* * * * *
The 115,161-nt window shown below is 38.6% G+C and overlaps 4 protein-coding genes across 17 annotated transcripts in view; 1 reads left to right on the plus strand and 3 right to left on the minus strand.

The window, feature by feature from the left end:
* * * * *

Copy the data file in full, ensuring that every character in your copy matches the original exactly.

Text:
The 115,161-nt window shown below is 38.6% G+C and overlaps 4 protein-coding genes across 17 annotated transcripts in view; 1 reads left to right on the plus strand and 3 right to left on the minus strand.

The window, feature by feature from the left end: